New York Attorney General Letitia James speaks during a June 11, 2019 press conference

New York Attorney General Letitia James speaks during a June 11, 2019 press conference in New York.

(Photo: Drew Angerer/Getty Images)

NY AG Letitia James Applauded for Taking Stand Against Facial Recognition

James's warning to MSG Entertainment illustrates the "growing consensus against the use of facial recognition in places of public accommodation," said one advocate.

The digital rights group Fight for the Future was among those applauding New York Attorney General Letitia James on Wednesday as she demanded answers from MSG Entertainment, the owner of Madison Square Garden and Radio City Music Hall, over its use of facial recognition technology to deny entry to lawyers whose firms represent people suing the company.

James wrote to MSG Entertainment and its CEO, James Dolan, to warn that they may be violating civil rights laws in New York by barring attorneys from entering their properties, even if they are not involved in litigation against the company.

"Such practices certainly run counter to the spirit and purpose of such laws, and laws promoting equal access to the courts: forbidding entry to lawyers representing clients who have engaged in litigation against the company may dissuade such lawyers from taking on legitimate cases, including sexual harassment or employment discrimination claims," wrote the attorney general.

James's letter shows that there is a "growing consensus against the use of facial recognition in places of public accommodation," said Fight for the Future director Evan Greer.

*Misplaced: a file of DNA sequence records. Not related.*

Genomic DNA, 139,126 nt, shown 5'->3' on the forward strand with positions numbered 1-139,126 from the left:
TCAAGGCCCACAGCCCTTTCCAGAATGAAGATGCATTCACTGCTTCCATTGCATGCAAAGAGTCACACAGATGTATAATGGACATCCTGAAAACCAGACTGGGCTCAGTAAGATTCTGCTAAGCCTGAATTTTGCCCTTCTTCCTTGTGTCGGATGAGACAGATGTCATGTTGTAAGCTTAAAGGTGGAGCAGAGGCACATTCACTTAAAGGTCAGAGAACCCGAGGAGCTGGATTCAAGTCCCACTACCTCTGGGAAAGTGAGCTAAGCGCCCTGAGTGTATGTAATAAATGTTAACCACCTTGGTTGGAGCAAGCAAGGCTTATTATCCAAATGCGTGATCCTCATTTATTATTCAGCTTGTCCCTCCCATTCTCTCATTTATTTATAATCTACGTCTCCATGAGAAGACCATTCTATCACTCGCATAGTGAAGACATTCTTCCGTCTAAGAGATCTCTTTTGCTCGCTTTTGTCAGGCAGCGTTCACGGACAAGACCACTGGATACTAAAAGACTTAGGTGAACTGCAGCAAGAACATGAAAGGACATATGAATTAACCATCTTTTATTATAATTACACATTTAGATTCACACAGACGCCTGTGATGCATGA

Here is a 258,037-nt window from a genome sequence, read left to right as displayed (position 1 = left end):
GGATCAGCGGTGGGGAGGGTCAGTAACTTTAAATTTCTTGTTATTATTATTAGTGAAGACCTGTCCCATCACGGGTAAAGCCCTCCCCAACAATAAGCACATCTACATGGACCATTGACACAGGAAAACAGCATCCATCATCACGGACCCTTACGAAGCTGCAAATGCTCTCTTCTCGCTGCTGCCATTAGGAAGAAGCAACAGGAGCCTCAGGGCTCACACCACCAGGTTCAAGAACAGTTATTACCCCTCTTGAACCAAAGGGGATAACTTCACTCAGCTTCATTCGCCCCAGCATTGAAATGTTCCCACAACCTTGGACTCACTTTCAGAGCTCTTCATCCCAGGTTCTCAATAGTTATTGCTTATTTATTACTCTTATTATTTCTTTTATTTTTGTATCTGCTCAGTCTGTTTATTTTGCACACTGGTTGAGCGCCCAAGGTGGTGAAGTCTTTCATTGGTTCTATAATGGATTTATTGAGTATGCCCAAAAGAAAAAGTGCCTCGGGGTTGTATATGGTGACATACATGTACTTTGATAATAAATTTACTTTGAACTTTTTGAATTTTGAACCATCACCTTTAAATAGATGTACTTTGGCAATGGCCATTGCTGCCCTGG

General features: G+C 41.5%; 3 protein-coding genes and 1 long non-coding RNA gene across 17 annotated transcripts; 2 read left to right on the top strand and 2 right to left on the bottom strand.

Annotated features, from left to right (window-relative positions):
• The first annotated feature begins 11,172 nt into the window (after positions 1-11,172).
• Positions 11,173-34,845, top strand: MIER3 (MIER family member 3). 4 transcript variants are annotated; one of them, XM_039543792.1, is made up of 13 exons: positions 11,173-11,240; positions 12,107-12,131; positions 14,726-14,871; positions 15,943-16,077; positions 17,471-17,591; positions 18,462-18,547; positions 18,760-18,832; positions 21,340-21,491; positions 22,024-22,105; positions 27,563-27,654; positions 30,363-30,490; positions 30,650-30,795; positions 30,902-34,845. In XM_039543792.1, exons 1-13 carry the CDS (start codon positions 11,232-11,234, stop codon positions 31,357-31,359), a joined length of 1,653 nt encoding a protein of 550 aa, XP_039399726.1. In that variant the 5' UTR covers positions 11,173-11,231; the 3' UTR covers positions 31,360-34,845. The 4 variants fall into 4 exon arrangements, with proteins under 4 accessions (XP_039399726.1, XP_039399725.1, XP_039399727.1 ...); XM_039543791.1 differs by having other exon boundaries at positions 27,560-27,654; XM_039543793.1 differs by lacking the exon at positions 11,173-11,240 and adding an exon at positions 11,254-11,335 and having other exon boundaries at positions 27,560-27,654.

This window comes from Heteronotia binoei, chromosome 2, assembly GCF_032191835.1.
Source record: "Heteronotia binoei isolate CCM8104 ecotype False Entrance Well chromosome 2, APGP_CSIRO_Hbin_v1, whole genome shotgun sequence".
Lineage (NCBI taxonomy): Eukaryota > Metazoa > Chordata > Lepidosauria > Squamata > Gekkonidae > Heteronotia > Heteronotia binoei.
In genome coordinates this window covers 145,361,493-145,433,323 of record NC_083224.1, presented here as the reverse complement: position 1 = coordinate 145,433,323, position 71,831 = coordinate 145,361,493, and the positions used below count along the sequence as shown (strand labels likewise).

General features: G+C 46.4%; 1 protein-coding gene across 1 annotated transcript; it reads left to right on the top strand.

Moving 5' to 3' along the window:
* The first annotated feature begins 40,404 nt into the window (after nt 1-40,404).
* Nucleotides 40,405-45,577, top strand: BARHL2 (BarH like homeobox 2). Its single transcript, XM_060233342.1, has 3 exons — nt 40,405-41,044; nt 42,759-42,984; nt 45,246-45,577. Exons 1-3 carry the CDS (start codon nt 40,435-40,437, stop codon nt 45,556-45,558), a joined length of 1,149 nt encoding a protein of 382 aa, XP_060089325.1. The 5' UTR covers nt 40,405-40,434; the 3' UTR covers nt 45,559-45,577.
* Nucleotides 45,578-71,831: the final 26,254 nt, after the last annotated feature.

The letter came a month after The New York Timesreported that Kelly Conlon, a personal injury attorney, had been informed by security guards at Radio City Music Hall that she was on an "attorney exclusion list" when she tried to enter the theater for a show in November. Conlon had been identified by facial recognition technology and flagged as being prohibited from entering because her law firm is involved in litigation against one of MSG Entertainment's restaurants.

"Reports indicate that approximately 90 law firms are impacted by the company's policy, constituting thousands of lawyers," James wrote to the company.

Since October, MSG Entertainment has removed at least four attorneys from their properties, forbidding them from attending sports games and concerts because of where they work. Dolan has claimed the policy is aimed at preventing attorneys from collecting evidence "outside proper litigation discovery channels."

Employment lawyer Benjamin Noren told the Times earlier this month that despite Dolan's claims, the policy is "a transparent effort... to stop attorneys from suing them."

"MSG Entertainment cannot fight their legal battles in their own arenas," James said in a statement. "Madison Square Garden and Radio City Music Hall are world-renowned venues and should treat all patrons who purchased tickets with fairness and respect. Anyone with a ticket to an event should not be concerned that they may be wrongfully denied entry based on their appearance, and we're urging MSG Entertainment to reverse this policy."

Caitlin Seeley George, campaigns and managing director at Fight for the Future, said MSG Entertainment's use of facial recognition illustrates "the crux of the threat of this technology" and how it is "an inherently dangerous affront to peoples' rights."

"Despite the current attention on how this policy is impacting lawyers, the truth is the impact will always be disproportionately greater for marginalized communities," said Seeley George. "James Dolan and Madison Square Garden Entertainment are adding to the long history of people in power using surveillance to silence opposition. We need lawmakers to defend peoples' rights and put an end to facial recognition in public places immediately."

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